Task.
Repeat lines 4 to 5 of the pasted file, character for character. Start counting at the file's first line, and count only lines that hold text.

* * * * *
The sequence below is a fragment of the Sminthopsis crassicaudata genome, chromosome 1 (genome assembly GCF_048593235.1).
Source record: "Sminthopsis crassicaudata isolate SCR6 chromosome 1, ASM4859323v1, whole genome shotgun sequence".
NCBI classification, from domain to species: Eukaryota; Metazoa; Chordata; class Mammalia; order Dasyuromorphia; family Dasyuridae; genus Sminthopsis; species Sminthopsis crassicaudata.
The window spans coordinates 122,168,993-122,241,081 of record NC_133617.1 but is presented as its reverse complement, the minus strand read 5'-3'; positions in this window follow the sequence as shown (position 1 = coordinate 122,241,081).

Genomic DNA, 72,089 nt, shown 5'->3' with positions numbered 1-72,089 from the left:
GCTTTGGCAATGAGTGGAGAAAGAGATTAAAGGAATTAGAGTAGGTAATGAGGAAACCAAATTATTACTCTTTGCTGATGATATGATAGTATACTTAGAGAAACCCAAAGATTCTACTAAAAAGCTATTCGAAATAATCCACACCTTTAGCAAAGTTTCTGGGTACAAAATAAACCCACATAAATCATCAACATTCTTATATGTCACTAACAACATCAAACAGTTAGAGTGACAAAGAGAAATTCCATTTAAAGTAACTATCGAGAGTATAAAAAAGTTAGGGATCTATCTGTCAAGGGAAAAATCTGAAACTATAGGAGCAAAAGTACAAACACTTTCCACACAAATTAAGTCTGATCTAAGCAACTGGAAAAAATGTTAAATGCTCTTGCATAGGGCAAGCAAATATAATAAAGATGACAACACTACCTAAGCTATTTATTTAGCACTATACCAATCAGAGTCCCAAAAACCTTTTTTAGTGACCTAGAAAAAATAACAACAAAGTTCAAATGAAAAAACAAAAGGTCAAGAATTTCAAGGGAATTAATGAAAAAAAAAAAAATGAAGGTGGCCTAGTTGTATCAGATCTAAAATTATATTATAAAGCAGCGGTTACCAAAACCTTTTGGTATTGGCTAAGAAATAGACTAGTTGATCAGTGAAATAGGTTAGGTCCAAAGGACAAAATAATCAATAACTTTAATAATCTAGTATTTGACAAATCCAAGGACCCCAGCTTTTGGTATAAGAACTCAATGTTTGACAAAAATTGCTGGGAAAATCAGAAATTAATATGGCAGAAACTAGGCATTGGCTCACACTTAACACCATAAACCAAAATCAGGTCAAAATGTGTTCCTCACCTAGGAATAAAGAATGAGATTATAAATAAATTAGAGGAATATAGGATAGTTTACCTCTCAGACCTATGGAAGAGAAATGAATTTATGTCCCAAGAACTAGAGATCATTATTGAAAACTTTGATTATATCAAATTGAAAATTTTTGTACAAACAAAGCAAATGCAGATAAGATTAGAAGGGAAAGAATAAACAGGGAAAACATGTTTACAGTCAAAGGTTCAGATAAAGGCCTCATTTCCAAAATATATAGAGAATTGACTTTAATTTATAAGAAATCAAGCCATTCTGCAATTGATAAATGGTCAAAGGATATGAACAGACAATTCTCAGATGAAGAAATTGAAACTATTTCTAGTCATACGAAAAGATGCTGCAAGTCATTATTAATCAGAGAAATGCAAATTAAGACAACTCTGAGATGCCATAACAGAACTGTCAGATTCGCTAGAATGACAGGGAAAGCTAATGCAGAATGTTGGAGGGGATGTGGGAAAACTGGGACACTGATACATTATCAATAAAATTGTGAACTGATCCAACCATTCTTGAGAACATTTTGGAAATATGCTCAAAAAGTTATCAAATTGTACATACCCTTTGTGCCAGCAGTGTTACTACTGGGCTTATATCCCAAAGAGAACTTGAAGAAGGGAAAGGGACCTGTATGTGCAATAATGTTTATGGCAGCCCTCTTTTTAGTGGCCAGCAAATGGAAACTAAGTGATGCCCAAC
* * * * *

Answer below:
The window spans coordinates 122,168,993-122,241,081 of record NC_133617.1 but is presented as its reverse complement, the minus strand read 5'-3'; positions in this window follow the sequence as shown (position 1 = coordinate 122,241,081).

Genomic DNA, 72,089 nt, shown 5'->3' with positions numbered 1-72,089 from the left: